A research agenda for indoor air pollution

November / December 2011 | Volume 10, Issue 6

Dr. Roger I Glass speaking at podium, slide projected in background

Dr. Roger I. Glass, Director of
the Fogarty International Center

Opinion by Dr. Roger I. Glass
Director, Fogarty International Center

The problem of indoor air pollution has been around for decades but we have never viewed it as a single and critically important risk factor for poor health in the developing world. The challenge is immense because nearly 3 billion people worldwide use indoor cookstoves and are exposed daily to the pollution that this yields. This includes the products of incomplete and inefficient combustion of biomass fuels such as wood, charcoal, dung and crop residues, which produces particulate matter, carbon monoxide and other toxic fumes.

We now recognize that the risks from indoor air pollution range widely from low birth weight of children to chronic conditions in the elderly and everything in between - acute respiratory disease, cancer, asthma, cardiovascular disease, eye disease, lung disease and chronic pulmonary obstructive lung disease.  Women and children are mainly affected because they are at home much of the time. It’s comparable to the long-term risks from smoking, except more concentrated.

Much research has been focused on developing cleaner cookstoves that use alternative sources of energy and burn more efficiently. Yet we really don’t know how much cleaner the household environment has to be in order to achieve a better health impact. The WHO has estimated that about 2 million lives are lost per year from the problem of indoor air pollution and this is clearly a troubling estimate. We don’t know how accurate this is or whether the introduction of clean cookstoves could make a major impact on this, so there’s clearly a research agenda that needs to be pursued to address this fundamental question.

In an article recently published in Science, A Major Environmental Cause of Death, my co-authors and I conclude that although the problems of indoor air pollution are well established, there remains a critical research agenda to determine how much these emissions must be reduced by cleaner cookstoves and improved fuels to achieve substantial health benefits. This unresolved question has created some controversy over whether health benefits must be documented before new technologies for cookstoves - already moving forward - should be implemented.

At Fogarty we’ve looked at this issue in the past through our International Training and Research in Environmental and Occupational Health (ITREOH) program. Investigators like Dr. Kirk Smith at Berkeley, who have been clear leaders in understanding and evaluating the health impact of cookstoves, have used grants for studies in Bangladesh, India and other locations where indoor air pollution is common.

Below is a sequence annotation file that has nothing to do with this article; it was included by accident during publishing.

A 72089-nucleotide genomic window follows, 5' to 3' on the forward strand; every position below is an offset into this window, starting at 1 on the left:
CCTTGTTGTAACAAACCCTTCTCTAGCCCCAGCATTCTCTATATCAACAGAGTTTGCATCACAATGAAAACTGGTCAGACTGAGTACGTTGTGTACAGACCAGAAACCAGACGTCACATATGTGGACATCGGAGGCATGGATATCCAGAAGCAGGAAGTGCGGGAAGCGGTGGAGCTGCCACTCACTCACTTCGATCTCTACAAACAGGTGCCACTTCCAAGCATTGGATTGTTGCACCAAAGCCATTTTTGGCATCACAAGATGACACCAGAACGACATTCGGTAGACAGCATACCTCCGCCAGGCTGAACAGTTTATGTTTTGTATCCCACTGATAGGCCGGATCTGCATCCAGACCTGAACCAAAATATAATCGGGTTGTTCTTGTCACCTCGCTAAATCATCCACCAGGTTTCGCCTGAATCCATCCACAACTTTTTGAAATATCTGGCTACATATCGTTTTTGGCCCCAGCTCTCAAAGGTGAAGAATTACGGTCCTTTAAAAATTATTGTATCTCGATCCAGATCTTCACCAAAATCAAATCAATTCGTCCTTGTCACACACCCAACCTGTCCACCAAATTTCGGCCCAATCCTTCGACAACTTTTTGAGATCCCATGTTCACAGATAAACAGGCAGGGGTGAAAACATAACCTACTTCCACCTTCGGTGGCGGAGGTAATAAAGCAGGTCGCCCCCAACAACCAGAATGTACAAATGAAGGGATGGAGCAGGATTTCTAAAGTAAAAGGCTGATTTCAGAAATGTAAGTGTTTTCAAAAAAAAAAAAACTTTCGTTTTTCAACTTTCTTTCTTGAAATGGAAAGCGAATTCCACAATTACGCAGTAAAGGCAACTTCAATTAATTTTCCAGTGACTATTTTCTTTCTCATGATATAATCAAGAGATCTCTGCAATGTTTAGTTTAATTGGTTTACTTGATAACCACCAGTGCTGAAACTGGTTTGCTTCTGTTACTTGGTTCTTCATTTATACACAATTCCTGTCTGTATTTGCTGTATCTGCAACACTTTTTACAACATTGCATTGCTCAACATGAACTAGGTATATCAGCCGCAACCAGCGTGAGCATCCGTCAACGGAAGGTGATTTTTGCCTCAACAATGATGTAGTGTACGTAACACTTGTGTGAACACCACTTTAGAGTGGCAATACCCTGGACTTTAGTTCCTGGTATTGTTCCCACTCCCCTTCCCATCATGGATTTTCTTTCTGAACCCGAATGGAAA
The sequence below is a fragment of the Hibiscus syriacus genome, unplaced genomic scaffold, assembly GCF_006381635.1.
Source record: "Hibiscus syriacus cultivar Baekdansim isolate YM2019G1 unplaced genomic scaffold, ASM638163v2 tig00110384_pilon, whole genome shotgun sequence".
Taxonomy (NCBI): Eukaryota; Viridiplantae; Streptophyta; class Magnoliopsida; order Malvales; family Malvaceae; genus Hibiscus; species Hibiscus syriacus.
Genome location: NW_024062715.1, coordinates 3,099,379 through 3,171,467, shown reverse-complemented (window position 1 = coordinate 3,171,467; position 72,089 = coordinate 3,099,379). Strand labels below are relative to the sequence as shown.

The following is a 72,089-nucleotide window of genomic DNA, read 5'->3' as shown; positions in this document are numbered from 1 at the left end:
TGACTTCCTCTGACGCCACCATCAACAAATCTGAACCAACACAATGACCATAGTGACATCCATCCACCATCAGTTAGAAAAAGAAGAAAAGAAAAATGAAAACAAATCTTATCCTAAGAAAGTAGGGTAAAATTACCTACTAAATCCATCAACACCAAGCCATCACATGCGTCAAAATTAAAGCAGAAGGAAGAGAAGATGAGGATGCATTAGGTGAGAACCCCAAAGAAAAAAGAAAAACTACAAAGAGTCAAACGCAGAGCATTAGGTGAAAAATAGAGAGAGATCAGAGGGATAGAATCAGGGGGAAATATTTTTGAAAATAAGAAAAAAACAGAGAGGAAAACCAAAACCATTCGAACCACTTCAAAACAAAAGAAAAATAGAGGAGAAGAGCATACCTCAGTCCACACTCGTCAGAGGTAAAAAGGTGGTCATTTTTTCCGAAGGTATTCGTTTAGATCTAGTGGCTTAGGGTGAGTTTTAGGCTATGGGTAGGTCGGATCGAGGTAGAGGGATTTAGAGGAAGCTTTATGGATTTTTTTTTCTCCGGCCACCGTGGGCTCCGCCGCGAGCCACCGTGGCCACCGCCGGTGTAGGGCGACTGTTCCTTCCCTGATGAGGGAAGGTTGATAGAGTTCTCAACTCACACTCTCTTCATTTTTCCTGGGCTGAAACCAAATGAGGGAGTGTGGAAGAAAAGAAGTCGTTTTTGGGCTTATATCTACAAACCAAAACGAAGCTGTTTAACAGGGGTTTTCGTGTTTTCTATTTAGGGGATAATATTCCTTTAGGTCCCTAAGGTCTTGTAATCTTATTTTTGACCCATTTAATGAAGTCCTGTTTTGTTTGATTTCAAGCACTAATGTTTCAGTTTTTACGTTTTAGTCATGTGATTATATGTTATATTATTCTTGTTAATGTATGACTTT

We are transitioning ITREOH to a program we call Global Environmental and Occupational Health, or GEOHealth, and indoor air pollution will be included as a key topic. We also have a fellows and scholars program where we place young medical students and residents in different specialties in developing countries to pursue research. Some of them are working in the area of lung disease, child health and birth outcomes and we’d love to see the interventions of clean cookstoves become part of their research agenda.

This is a huge global problem to address, since to solve it, we must change the cooking habits of nearly half the women in the world. In many countries, the cookstove is the central hearth of the family and to replace a traditional stove with a cleaner device may be akin to taking out the heart of the home. We are actually attempting to change behavior.

Many groups are leading the introduction of clean cookstoves in developing countries. Pilar Nores, the former First Lady of Peru, writes in an editorial accompanying our article about her program to introduce these new cookstoves in the highlands of her country.  A health evaluation impact could tell us whether this is really improving the health of recipients in a way that justifies the investment.

Clean air is clearly better for health. But while we believe the interventions we’re promoting are highly effective, we really need to develop the evidence that will allow for the global investment as a major intervention project to improve the health of women and children.

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